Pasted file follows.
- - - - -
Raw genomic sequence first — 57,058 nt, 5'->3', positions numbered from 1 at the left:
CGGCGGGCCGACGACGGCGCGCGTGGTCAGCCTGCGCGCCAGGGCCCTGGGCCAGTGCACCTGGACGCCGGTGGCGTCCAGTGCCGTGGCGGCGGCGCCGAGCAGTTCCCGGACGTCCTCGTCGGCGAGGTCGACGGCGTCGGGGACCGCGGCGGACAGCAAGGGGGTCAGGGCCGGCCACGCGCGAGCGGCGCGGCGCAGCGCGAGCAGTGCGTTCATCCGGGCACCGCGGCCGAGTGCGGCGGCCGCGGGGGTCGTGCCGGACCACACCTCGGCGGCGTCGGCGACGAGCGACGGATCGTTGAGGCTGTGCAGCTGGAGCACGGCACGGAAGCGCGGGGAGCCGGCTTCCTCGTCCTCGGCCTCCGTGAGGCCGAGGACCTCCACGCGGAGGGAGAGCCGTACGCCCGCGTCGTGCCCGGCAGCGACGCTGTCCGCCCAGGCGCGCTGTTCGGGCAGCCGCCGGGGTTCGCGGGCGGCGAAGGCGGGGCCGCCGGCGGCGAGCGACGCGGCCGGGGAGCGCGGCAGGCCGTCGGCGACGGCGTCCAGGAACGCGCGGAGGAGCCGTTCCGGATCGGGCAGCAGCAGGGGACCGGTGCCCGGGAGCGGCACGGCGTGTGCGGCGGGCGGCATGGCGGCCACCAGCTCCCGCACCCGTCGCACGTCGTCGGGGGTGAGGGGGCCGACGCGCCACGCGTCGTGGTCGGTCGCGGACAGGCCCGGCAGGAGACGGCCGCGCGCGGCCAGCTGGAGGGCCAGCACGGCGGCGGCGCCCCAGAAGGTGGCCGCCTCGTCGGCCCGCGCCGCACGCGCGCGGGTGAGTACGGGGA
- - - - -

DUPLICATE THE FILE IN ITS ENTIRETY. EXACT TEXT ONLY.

Raw genomic sequence first — 57,058 nt, 5'->3', positions numbered from 1 at the left:
CGGCGGGCCGACGACGGCGCGCGTGGTCAGCCTGCGCGCCAGGGCCCTGGGCCAGTGCACCTGGACGCCGGTGGCGTCCAGTGCCGTGGCGGCGGCGCCGAGCAGTTCCCGGACGTCCTCGTCGGCGAGGTCGACGGCGTCGGGGACCGCGGCGGACAGCAAGGGGGTCAGGGCCGGCCACGCGCGAGCGGCGCGGCGCAGCGCGAGCAGTGCGTTCATCCGGGCACCGCGGCCGAGTGCGGCGGCCGCGGGGGTCGTGCCGGACCACACCTCGGCGGCGTCGGCGACGAGCGACGGATCGTTGAGGCTGTGCAGCTGGAGCACGGCACGGAAGCGCGGGGAGCCGGCTTCCTCGTCCTCGGCCTCCGTGAGGCCGAGGACCTCCACGCGGAGGGAGAGCCGTACGCCCGCGTCGTGCCCGGCAGCGACGCTGTCCGCCCAGGCGCGCTGTTCGGGCAGCCGCCGGGGTTCGCGGGCGGCGAAGGCGGGGCCGCCGGCGGCGAGCGACGCGGCCGGGGAGCGCGGCAGGCCGTCGGCGACGGCGTCCAGGAACGCGCGGAGGAGCCGTTCCGGATCGGGCAGCAGCAGGGGACCGGTGCCCGGGAGCGGCACGGCGTGTGCGGCGGGCGGCATGGCGGCCACCAGCTCCCGCACCCGTCGCACGTCGTCGGGGGTGAGGGGGCCGACGCGCCACGCGTCGTGGTCGGTCGCGGACAGGCCCGGCAGGAGACGGCCGCGCGCGGCCAGCTGGAGGGCCAGCACGGCGGCGGCGCCCCAGAAGGTGGCCGCCTCGTCGGCCCGCGCCGCACGCGCGCGGGTGAGTACGGGGA